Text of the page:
Cedar Summit Farm marks 10 years of on-farm processing
By Janet Kubat Willette
Date Modified: 07/09/2012 3:10 PM
NEW PRAGUE, Minn. — Cedar Summit Farm is celebrating ten years of on-farm milk processing with its third annual Milkapalooza on June 23.
The farm, located at 25830 Drexel Ave., New Prague, is one of seven dairies in Minnesota that processes milk on the farm. The Minars process milk from their dairy herd into non-homogenized milk, cream and drinkable yogurt and sell it direct to customers from their on-farm retail store.
Cedar Summit milk, cream and drinkable yogurt is also on the shelves in natural food stores and food cooperatives in the Twin Cities, St. Cloud, Duluth, Rochester and Brainerd. Cedar Summit products are found in Iowa, Michigan, North Dakota and Wisconsin. The Twin Cities is their biggest
Jaroslav Minar purchased what is now Cedar Summit Farm in 1926. The fifth generation of Minars are now working on the farm, milking cows on occasion and doing lawn care.
In 1969, Dave and Florence Minar began farming full time. They built a registered Holstein herd that was recognized at the state and national level.
Then in 1973, Dave suffered an allergic reaction to a herbicide. It was to be a turning point in their farming operation.
They discontinued the use of pesticides and began the conversion to what's now known as organic agricultural production.
Twenty years later, they sold the cows and bred heifers and started grazing. In 1994, they started milking again with a mixed herd and a rotational grazing setup.
Today, the herd of about 150 cows includes Jerseys, Milking Shorthorn, Holstein, Brown Swiss and Normande, said Mike Minar, a fourth generation family member who overseas day-to-day operation of the Cedar Summit Farm milk processing operation. Mike has two older siblings and two younger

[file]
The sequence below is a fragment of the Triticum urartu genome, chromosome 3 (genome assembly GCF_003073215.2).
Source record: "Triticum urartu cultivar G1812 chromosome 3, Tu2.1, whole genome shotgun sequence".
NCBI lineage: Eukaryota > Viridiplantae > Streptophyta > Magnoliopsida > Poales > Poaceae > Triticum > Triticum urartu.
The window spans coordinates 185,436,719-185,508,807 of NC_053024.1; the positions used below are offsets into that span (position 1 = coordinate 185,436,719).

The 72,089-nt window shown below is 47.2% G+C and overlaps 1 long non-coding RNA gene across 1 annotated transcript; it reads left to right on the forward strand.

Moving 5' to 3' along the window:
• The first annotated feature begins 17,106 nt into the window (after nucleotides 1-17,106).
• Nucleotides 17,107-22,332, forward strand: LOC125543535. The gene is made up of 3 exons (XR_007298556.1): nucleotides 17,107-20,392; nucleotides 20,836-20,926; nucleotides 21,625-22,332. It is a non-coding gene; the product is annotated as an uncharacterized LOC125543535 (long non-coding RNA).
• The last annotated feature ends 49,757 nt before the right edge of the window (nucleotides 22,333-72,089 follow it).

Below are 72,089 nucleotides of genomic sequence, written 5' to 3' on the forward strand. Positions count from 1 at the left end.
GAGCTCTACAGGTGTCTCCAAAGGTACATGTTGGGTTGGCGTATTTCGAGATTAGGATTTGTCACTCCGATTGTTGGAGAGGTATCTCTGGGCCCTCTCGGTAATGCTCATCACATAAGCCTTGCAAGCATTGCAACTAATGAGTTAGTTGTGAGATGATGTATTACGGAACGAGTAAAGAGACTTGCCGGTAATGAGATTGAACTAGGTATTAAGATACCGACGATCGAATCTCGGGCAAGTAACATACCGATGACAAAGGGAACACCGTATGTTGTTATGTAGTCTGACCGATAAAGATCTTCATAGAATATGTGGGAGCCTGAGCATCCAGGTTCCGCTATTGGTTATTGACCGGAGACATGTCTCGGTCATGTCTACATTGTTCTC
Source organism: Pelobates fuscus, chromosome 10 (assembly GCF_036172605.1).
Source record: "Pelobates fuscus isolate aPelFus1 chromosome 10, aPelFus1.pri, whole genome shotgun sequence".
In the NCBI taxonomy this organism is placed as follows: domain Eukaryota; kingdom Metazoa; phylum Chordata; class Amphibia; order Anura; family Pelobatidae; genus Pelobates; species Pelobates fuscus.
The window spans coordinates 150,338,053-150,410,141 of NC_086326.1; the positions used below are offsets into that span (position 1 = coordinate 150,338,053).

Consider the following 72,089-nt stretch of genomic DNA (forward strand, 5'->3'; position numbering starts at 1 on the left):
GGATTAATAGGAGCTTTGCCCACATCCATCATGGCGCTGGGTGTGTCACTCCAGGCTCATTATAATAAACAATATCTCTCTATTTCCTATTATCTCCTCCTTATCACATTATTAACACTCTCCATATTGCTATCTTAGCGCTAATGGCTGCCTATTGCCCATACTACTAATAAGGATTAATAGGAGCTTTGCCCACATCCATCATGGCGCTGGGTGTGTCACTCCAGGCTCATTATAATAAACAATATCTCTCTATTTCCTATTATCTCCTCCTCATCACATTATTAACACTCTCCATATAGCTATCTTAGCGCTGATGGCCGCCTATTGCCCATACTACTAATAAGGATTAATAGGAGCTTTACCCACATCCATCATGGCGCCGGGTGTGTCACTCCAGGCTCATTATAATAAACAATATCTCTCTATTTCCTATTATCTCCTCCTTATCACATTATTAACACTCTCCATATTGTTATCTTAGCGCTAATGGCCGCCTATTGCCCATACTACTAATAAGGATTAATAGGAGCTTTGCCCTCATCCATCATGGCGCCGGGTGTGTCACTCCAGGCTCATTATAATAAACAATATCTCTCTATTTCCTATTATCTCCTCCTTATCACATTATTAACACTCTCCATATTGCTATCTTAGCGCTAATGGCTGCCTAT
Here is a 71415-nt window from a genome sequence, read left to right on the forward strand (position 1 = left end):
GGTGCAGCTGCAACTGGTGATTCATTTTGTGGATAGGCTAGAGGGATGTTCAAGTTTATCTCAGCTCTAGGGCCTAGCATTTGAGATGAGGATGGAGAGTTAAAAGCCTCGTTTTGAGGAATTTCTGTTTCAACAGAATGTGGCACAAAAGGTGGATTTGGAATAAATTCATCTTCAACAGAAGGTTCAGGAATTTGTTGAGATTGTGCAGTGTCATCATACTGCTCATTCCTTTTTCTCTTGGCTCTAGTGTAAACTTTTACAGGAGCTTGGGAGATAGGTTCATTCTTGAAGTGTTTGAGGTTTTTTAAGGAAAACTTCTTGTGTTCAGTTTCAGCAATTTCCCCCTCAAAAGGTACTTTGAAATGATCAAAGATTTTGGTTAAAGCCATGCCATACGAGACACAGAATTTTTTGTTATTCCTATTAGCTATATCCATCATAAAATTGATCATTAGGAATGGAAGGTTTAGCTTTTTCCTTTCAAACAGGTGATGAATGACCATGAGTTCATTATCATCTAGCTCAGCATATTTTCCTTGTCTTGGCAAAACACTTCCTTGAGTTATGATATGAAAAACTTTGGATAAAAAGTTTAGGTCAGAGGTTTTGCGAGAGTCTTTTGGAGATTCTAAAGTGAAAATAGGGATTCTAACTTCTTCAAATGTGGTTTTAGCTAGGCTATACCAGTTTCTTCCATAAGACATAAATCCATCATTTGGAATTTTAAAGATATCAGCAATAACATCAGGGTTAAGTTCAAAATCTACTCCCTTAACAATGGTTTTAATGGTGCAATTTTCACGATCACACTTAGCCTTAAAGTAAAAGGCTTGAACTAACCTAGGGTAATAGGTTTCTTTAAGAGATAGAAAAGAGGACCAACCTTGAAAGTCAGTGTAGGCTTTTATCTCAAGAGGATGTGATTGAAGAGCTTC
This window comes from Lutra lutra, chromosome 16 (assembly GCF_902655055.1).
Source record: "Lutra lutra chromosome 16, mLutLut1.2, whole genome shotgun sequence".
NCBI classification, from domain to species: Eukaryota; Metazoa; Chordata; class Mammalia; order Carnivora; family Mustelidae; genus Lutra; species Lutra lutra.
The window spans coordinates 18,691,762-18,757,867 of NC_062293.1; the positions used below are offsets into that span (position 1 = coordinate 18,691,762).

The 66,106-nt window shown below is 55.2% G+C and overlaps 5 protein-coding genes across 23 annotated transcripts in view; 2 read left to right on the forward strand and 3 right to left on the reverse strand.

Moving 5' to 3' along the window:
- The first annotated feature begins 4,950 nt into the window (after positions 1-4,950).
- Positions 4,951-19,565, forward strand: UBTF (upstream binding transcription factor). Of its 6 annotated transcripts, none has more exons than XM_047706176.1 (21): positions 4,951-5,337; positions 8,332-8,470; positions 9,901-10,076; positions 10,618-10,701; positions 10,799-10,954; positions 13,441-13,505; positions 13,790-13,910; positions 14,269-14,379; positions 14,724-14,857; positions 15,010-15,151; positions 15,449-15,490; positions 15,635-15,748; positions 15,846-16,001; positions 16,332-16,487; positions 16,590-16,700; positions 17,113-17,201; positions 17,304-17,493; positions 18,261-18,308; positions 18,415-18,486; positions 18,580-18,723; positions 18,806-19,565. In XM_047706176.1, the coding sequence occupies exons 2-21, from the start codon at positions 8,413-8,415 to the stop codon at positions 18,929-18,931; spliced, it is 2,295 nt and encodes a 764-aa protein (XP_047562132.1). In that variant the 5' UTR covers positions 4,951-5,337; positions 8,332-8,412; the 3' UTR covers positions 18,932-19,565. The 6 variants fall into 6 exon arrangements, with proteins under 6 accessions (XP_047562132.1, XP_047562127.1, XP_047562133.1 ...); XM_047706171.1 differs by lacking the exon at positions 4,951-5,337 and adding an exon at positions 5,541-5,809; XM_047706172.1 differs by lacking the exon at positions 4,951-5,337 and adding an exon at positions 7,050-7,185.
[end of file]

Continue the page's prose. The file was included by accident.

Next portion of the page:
siblings. He's the only one employed by the farm full time; the rest serve on the management team and own shares in the family operation.
The entire cattle herd is raised on grass, Minar said. Hogs are raised outdoors as well, grazing on five to six acres. The Minars buy 30 to 40 feeder pigs in the spring and process the hogs in late October. The hogs are raised on waste milk from the dairy, short dated processed milk and excess from Dave and Florence's garden. Their diet also includes some grain.
Dave still manages the dairy, but is transitioning duties to a new farm manager. The farm has eight employees and the processing plant has three full time besides Mike Minar. His wife, Merrisue, works part time in the office.
The farm's young stock are custom raised. A farmer near Jordan raises some and the rest are raised on grass near Kerkhoven.
"The people that buy our milk, they know they are looking for a grass-fed product," Minar said.
They also sell beef and pork in the on-farm store. Their meat buyers are concerned with how the animals are raised, he said. That's one of the reasons they leave calves on the cow for six to eight weeks after they're born. People like to see the calves with the mothers, Minar said. The calves are healthier if they stay with the cow, reducing their veterinary bill, and also saving labor costs associated with feeding calves.
Raising awareness about grass-based agriculture is one of the goals of their Milkapalooza.
The name for the farm's annual open house and customer appreciation event was created at an annual brainstorming meeting when family members gather to set strategy. They also hold monthly meetings that run about an hour to 90 minutes, Minar said.
The milk processing operation has changed a lot in the past 10 years, Minar said. They have reduced the number of products sold to focus on those that do best: Non-homogenized organic skim, 1 percent, 2 percent, whole and chocolate milk in cartons and returnable glass bottles, pints of cream, and drinkable plain and vanilla yogurt. They are working on two new products to launch by fall and one, drinkable raspberry yogurt, will be sampled at Milkapalooza.
The downturn in the economy hit them hard, Minar said. Their business peaked in 2007-08.
They have product in fewer stores and hired Co-op Partners Warehouse to do their distribution, which they formerly did themselves. Co-op Partners picks up product at the farm five days a week. They process milk Monday through Friday.
The on-farm store, which is connected to the processing plant, retails Cedar Summit products along with products from other area producers and artists. Going forward, they will carry eggs from a neighboring farm that has free-range chickens.
Milkapalooza has attracted between 600 to 1,000 people in years past and Minar is hoping for a big turnout. Several family members will be on hand to greet visitors.